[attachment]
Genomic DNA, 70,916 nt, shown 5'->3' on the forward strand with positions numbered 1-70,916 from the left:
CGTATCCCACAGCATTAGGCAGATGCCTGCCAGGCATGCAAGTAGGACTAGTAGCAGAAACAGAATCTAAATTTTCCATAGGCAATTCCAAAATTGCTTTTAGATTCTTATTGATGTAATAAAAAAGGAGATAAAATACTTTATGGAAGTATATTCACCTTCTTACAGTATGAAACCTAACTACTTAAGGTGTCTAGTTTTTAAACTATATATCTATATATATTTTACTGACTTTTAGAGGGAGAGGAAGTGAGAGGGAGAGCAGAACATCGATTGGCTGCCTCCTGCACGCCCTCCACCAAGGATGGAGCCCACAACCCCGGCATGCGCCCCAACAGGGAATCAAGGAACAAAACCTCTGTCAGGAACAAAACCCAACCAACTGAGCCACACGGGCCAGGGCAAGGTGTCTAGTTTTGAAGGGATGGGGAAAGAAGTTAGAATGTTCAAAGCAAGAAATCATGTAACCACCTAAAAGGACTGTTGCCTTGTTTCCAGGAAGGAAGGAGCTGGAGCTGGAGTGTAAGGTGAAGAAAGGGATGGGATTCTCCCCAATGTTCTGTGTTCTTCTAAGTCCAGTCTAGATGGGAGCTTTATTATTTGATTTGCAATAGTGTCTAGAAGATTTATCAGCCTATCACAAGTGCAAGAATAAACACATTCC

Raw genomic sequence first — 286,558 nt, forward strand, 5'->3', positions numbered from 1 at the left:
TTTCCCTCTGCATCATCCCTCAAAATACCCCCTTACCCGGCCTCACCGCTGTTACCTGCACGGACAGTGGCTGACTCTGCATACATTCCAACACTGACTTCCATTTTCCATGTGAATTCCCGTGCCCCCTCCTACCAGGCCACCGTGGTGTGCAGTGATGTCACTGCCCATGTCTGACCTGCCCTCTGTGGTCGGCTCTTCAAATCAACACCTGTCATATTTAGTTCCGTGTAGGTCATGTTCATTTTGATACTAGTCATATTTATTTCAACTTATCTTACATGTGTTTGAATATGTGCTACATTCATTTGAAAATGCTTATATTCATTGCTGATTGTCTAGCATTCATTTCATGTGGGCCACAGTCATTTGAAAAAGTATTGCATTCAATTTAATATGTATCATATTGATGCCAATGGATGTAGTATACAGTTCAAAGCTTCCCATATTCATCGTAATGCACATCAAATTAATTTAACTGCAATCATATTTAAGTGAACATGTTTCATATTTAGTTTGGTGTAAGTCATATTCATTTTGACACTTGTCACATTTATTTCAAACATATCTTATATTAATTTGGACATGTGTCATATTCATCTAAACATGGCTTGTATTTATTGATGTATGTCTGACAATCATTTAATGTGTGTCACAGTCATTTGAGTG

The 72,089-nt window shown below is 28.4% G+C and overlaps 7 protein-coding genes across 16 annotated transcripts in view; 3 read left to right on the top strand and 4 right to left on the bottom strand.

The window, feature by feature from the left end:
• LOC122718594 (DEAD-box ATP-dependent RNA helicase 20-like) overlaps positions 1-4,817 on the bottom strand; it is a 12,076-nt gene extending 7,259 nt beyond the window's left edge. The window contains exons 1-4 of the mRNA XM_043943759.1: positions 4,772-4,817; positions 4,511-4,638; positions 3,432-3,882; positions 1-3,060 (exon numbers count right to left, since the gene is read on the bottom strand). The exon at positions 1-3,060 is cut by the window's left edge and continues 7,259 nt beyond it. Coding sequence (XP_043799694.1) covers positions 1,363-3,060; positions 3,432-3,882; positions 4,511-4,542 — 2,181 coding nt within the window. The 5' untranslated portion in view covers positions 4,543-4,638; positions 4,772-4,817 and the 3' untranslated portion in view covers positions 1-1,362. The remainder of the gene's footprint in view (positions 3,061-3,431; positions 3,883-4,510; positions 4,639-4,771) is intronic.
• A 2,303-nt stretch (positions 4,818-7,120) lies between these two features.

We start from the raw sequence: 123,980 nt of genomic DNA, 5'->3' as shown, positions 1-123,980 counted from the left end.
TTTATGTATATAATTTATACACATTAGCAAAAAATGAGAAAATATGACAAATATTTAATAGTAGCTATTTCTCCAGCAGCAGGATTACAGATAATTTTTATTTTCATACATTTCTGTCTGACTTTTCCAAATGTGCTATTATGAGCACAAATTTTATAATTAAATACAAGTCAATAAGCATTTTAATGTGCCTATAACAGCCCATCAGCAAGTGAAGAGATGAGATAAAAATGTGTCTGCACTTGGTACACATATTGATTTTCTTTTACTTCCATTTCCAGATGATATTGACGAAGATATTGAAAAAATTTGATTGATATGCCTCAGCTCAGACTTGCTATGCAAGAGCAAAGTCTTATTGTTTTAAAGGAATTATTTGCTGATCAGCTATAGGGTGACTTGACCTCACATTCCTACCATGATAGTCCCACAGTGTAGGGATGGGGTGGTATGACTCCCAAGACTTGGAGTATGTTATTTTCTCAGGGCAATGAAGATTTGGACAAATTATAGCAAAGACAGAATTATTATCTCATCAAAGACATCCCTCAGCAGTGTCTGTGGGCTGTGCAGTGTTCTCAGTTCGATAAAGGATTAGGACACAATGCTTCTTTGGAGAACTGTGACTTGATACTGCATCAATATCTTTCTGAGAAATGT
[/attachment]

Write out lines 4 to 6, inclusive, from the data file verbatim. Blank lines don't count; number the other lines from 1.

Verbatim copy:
TTTCCCTCTGCATCATCCCTCAAAATACCCCCTTACCCGGCCTCACCGCTGTTACCTGCACGGACAGTGGCTGACTCTGCATACATTCCAACACTGACTTCCATTTTCCATGTGAATTCCCGTGCCCCCTCCTACCAGGCCACCGTGGTGTGCAGTGATGTCACTGCCCATGTCTGACCTGCCCTCTGTGGTCGGCTCTTCAAATCAACACCTGTCATATTTAGTTCCGTGTAGGTCATGTTCATTTTGATACTAGTCATATTTATTTCAACTTATCTTACATGTGTTTGAATATGTGCTACATTCATTTGAAAATGCTTATATTCATTGCTGATTGTCTAGCATTCATTTCATGTGGGCCACAGTCATTTGAAAAAGTATTGCATTCAATTTAATATGTATCATATTGATGCCAATGGATGTAGTATACAGTTCAAAGCTTCCCATATTCATCGTAATGCACATCAAATTAATTTAACTGCAATCATATTTAAGTGAACATGTTTCATATTTAGTTTGGTGTAAGTCATATTCATTTTGACACTTGTCACATTTATTTCAAACATATCTTATATTAATTTGGACATGTGTCATATTCATCTAAACATGGCTTGTATTTATTGATGTATGTCTGACAATCATTTAATGTGTGTCACAGTCATTTGAGTG

The 72,089-nt window shown below is 28.4% G+C and overlaps 7 protein-coding genes across 16 annotated transcripts in view; 3 read left to right on the top strand and 4 right to left on the bottom strand.

The window, feature by feature from the left end: